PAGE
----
What's The Difference Between
PBX T1 PRI and VoIP T1 Service? T1 Lines can be configured for
either legacy PBX systems or the newer IP PBX systems.
By: John Shepler
Digital business telephone systems can
be based on one of two important technology standards. These
are TDM or Time Division Multiplexing vs VoIP or Voice over Internet
Protocol. Both are digital standards, as opposed to the analog
single line or Key telephone systems found in very small phone
systems. Generally, TDM is associated with PBX or Private Branch
Exchange systems traditionally found in medium and larger size
businesses. VoIP is the newer technology thought to need completely
different equipment and more likely chosen for brand new installations.
But there is more of an overlap in these technologies than you
Advantages of PBX Phone Systems
Legacy PBX phone systems are often designed with very specialized
hardware and programming chosen for high reliability. The phone
sets may be either analog or digital and are individually connected
to the PBX system on their own wiring network. The advantage
of having a PBX system is that it is your own little phone company
within the company. Users can call each other using just 3 or
4 digits and there are no line or per minute charges. It's only
when someone makes a call outside the company that you incur
local or long distance charges. Those outside calls are made
using a group of shared phone lines on a first come, first served
PBX Phone Line Connections
The outside phone lines are most often supplied to the PBX system
using a T1 PRI digital line service. T1 PRI bundles up to 23
local or long distance lines together into one digital line service.
There are actually 24 channels, with one reserved for signaling
and data such as Caller ID. PRI is also known as primary rate
interface. What's important about T1 PRI is that all of the channels
are completely separate just like analog phone lines. If a channel
isn't being used, it just sits there idling until needed. This
channelization prevents crosstalk of one call into another and
degradation of voice quality or dropped calls from signal interference.
T1 PRI is the highest call quality you can get by virtue of it's
strict design characteristics.
VoIP for Cost Savings
If T1 PRI is the gold standard, then why have anything else?
The reason is cost savings. Remember that unused T1 PRI channels
do nothing although you are paying for the entire line by the
month. The other cost that might be saved is having a separate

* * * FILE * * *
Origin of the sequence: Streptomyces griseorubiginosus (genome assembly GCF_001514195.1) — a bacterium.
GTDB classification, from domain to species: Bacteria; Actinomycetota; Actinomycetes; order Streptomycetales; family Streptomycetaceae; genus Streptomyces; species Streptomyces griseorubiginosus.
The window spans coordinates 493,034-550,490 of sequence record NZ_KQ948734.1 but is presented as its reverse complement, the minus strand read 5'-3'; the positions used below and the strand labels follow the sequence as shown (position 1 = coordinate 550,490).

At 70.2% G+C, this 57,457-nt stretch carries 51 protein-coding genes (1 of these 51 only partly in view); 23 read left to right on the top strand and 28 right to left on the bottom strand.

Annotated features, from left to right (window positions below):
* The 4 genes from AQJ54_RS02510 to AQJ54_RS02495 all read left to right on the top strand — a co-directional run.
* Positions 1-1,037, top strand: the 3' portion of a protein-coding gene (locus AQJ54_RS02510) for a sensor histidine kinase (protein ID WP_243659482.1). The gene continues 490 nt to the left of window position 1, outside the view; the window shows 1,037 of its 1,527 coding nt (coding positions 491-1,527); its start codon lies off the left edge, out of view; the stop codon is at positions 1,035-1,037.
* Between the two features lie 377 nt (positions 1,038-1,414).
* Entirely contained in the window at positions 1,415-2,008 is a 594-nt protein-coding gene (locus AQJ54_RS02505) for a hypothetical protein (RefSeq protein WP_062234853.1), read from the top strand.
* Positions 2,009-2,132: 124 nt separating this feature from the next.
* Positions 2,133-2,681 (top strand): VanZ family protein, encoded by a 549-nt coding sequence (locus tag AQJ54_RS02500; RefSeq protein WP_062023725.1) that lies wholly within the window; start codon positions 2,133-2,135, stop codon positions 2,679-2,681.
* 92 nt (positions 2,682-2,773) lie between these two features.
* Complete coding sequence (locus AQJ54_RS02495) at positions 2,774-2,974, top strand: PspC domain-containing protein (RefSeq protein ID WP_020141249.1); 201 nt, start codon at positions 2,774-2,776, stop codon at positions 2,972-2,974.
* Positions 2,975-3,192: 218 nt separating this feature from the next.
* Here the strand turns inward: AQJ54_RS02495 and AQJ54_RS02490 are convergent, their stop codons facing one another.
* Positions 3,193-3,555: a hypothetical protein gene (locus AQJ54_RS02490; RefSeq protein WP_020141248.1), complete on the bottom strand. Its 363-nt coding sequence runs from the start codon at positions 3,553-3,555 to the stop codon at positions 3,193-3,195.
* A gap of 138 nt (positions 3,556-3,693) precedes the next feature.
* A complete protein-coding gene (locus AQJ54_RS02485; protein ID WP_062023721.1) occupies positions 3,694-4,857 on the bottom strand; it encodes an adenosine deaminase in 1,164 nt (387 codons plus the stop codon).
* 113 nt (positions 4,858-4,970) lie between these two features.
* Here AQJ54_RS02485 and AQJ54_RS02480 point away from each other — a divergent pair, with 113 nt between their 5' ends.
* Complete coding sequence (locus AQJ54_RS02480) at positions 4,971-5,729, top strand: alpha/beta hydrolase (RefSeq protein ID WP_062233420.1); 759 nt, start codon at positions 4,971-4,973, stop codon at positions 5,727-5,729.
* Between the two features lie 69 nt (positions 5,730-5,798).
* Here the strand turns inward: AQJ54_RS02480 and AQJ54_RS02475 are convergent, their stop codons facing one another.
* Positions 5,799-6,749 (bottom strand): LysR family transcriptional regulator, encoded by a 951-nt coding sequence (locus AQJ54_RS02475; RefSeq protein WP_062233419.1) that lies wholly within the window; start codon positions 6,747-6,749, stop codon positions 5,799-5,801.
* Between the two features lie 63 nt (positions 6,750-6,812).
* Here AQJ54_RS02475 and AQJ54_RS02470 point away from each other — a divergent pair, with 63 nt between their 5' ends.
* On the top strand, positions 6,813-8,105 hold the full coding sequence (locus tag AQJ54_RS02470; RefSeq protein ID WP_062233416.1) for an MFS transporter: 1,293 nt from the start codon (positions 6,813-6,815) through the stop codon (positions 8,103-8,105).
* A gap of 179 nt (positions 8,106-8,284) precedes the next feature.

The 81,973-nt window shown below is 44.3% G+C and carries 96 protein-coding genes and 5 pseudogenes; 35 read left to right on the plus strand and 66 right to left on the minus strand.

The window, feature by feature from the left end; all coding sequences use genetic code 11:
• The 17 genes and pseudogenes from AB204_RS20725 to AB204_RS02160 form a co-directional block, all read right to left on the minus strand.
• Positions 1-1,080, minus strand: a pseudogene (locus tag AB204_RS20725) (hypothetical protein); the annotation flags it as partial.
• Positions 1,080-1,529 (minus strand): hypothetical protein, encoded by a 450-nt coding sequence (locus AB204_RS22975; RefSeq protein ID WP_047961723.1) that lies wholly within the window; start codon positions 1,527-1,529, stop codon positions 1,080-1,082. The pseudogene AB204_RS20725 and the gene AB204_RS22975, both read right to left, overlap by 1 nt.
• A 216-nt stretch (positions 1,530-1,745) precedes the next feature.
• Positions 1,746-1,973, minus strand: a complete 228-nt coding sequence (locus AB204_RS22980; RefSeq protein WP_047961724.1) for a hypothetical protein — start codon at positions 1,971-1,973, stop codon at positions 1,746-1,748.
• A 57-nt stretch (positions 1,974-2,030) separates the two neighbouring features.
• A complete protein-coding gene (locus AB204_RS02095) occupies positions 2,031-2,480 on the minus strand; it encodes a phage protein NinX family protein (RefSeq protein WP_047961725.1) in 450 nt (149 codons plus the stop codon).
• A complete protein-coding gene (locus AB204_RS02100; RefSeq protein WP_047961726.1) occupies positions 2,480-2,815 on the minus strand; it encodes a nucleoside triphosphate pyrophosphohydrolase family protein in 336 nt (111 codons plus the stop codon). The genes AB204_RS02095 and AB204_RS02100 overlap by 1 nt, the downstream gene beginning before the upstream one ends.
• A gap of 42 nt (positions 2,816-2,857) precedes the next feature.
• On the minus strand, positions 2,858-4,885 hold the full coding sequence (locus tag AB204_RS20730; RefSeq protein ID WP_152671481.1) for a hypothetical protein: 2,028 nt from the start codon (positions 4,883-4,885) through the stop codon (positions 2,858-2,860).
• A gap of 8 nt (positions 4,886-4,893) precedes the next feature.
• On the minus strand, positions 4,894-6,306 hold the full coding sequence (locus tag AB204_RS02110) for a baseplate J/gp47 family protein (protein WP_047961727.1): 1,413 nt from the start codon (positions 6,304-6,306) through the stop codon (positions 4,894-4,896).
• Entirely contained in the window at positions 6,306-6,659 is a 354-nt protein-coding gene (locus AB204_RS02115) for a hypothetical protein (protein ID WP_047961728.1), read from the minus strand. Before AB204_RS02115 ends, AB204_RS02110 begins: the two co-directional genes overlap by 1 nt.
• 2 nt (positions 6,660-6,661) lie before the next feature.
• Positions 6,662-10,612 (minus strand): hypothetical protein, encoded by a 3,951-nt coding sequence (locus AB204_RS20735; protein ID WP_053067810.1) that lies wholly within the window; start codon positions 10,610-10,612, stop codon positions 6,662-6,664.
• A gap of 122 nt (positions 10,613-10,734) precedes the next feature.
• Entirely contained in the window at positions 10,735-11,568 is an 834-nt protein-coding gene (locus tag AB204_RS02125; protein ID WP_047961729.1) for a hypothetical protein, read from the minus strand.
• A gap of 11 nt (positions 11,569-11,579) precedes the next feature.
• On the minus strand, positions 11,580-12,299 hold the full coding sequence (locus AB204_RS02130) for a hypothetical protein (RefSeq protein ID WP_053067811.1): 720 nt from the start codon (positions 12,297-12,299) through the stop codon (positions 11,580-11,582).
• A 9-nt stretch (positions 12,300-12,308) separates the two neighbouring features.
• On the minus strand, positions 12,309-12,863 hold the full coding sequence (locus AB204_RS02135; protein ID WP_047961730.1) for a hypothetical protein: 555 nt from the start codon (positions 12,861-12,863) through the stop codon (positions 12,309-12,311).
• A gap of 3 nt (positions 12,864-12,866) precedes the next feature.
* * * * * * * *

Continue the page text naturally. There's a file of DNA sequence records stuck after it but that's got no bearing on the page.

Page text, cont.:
telephone network with its own wiring plus an incompatible computer
network. Combining the two networks is called convergence. The
slower speed telephone network is converted to a format compatible
with the higher speed computer network so all of the signals
can travel together on one set of wired. That format is called
Ethernet or IP for Internet Protocol. As you might guess, IP
is also the standard used on the actual Internet.
A phone system designed to run on an IP
network is called VoIP for Voice over IP. Instead of having separate
phone lines or channels, the digitized voice is loaded into the
same type of data packets used for transmitting computer data.
In a sense, VoIP packets are computer data as far as IP networks
are concerned. It is up to the network operator, usually the
company's IT department, to ensure that both voice and data have
the bandwidth needed to maintain quality of service.
From Standard to IP Telephony
The conversion from regular telephone signals to VoIP can be
made by an IP PBX system or can be done right inside the phone
set, often called an IP phone or SIP phone. SIP is a particular
protocol used by many but not all IP PBX systems.
Notice that in a VoIP phone system the
PBX has become an IP PBX. Some systems use other terminology
such as voice gateway or soft switch. When VoIP calls connect
to standard telephones, those called need to be terminated to
the PSTN or Public Switched Telephone Network. The termination
can be analog phone lines or even T1 PRI digital phone lines
connected to electronic interface cards that plug into the IP
PBX. Two IP PBX systems are connected together using an unchannelized
Yes, You Can Mix Systems
Just to mix things up a little further, legacy PBX systems can
also be converged onto computer networks by adding a IP conversion
card to the PBX system. The resulting IP datastream can be conveyed
on a unchannelized T1 line across long distances or connected
to a LAN router or switch. Again, once converted from TDM to
IP format, voice quality is no longer automatic but must be engineering
into the local or wide area network.
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